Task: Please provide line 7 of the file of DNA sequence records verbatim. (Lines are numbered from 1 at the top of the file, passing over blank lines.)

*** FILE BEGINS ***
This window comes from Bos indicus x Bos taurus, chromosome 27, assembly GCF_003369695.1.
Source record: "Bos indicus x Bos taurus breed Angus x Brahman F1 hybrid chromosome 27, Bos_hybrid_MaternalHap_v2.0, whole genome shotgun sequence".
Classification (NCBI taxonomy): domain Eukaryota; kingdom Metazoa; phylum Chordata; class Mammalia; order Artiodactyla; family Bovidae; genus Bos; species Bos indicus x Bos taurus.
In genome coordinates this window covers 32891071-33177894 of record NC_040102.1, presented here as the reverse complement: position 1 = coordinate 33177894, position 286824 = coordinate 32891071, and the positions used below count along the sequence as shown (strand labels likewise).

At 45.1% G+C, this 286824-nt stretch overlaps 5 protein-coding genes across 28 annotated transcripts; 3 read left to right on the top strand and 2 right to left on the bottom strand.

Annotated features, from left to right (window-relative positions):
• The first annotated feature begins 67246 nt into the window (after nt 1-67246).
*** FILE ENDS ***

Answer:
• The first annotated feature begins 67246 nt into the window (after nt 1-67246).